The performance of the dental suction appliance is improved considerably by the incorporation of illumination into the appliance. In particular, illuminator 16 is operably interconnected to suction component 12 in the following manner. The suction component 12 includes a “Y” junction 40 proximate the lower end of tubular member 18. The “Y” junction includes a branch element 42 that is unitarily interconnected to and branches off from tubular member 18. Branch 42 comprises the same material which forms the tubular member and is typically unitarily formed with the tubular member in a molding process. The branch element includes a transparent or other light-conducting material. A light-conducting tube or fiber 44 is releasably engaged with branch 42 by means of complementary threads 46 or some other type of coupling structure. The opposite end of fiber 44 is optically engaged with illuminator 16. As a result, fiber 44 conducts light from illuminator 16 to branch 42 and thereby to suction component 12. The end of fiber 44 that is attached to branch 42 comprises a light outlet, which projects light in a narrow beam into branch 42. The branch conducts this light to the light transmitting wall 19 of tubular member 18. As a result, light is transmitted along the length of member 18 to upper end 32 and light projecting tip 34, which are located in the patient's mouth. Light is projected, in the manner indicated by arrows 48 from tip 34 so that the interior of the patient's mouth is brightly illuminated. The dentist can then readily perform necessary dental work. The light is projected from an appliance directly within the patient's mouth. Constant adjustment of a remote dental lamp and the annoying interruptions that typically accompany this procedure are therefore avoided.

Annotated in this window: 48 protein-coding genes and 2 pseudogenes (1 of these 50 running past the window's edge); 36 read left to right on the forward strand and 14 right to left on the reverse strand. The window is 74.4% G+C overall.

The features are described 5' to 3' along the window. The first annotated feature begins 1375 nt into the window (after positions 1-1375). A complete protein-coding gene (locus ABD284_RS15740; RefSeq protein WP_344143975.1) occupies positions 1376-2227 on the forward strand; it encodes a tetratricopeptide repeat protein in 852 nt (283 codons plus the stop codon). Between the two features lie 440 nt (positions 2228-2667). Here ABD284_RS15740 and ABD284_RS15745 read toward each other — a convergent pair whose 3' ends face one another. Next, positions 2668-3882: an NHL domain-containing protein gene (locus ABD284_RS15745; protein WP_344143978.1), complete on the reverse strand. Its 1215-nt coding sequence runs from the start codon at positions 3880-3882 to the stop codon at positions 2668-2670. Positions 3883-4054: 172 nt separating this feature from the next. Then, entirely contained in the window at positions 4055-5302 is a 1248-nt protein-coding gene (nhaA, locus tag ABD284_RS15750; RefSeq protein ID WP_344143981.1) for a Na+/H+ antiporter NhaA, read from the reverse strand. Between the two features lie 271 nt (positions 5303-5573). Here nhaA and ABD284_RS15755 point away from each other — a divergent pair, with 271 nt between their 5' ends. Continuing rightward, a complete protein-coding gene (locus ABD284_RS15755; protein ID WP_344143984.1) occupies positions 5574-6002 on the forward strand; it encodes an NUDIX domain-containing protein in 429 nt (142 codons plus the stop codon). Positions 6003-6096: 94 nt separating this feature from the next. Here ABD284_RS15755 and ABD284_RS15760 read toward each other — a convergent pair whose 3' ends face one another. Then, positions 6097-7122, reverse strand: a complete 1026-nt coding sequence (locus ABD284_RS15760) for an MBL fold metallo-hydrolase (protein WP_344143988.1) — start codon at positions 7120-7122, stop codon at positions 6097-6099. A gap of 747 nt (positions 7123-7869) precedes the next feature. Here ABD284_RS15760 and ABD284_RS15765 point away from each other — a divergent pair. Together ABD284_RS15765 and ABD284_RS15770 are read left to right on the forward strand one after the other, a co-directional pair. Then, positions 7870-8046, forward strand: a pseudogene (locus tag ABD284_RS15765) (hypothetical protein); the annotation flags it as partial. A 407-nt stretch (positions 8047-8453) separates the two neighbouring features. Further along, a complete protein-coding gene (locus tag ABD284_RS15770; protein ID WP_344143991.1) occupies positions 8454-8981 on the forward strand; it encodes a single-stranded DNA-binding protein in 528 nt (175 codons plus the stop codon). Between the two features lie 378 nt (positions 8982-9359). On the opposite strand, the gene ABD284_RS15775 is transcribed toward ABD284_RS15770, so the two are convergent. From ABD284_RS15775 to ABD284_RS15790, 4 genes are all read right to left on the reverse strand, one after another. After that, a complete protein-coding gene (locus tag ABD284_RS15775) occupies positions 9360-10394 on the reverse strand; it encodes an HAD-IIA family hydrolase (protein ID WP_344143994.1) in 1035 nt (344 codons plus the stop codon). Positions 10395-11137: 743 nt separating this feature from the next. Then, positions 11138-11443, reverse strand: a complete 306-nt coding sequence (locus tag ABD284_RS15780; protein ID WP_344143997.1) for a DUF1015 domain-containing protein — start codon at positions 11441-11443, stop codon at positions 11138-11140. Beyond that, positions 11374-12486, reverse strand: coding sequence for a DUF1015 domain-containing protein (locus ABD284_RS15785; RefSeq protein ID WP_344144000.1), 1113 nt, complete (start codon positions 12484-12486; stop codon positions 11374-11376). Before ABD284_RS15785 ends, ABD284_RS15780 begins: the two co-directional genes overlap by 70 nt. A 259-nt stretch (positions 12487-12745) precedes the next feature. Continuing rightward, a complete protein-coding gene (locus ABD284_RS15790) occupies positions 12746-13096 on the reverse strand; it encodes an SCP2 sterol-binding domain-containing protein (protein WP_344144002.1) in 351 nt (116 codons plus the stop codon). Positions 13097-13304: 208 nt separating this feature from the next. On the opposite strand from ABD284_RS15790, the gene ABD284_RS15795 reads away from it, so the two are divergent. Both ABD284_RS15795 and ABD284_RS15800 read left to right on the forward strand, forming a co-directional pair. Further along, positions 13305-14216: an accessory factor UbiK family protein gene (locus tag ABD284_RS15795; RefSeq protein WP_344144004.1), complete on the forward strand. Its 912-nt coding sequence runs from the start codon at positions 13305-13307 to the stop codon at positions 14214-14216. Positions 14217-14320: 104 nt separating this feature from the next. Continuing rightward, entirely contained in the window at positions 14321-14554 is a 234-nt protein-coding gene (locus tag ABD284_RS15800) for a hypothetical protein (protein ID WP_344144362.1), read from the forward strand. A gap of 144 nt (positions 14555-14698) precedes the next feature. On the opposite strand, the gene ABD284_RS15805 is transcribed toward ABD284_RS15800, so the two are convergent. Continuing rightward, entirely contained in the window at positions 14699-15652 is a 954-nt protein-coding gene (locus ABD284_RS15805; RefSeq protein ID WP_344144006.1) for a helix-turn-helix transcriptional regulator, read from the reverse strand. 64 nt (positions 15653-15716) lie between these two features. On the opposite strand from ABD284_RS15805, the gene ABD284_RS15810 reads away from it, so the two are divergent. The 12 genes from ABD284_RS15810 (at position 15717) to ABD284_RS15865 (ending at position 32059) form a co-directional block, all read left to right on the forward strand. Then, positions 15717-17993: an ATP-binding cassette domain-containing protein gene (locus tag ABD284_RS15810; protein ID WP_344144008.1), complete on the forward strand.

To effectively transmit the light from fiber 44 to tip 34, suction component 12 should be composed of a material that effectively conducts the light along the length of tube 18, but does this with a minimum of radial light loss. To accomplish this, a transparent material may be employed. A coating may be applied on the outer surface of the transparent or otherwise translucent material to minimize diffusion and dispersion of the light. Alternatively, a transparent, light-conducting material that inherently exhibits minimal radial light dispersion may be used.
A particularly beneficial feature of this invention is the disposability of suction component 12. The flexed tubular member and unitary branch element are mass produced through a molding process which minimizes the manufacturing time and expense. Likewise, the tip is preferably molded. In alternative embodiments, the tip may be formed unitarily with the tubular member. Various sizes and shapes of tips may be utilized. A generally cylindrical shape is shown in FIG. 1. However, in alternative embodiments, a more bulbous shape may be utilized. After each use, suction component 12 may be readily detached, disposed of and replaced with a new suction component. Replacement is performed simply by detaching fiber 44 from branch 42 and removing end 26 of tubular member 18 from suction conduit 28. A new suction component 12 is then installed by reengaging fiber 44 and suction conduit 28 with the branch 42 and tubular member 18, respectively, of the new suction component. Although disposability is preferred, in certain embodiments, a more permanent suction component, which is sterilized between patients, may be utilized. In still other embodiments, simply the light projecting tip 34 may be replaced.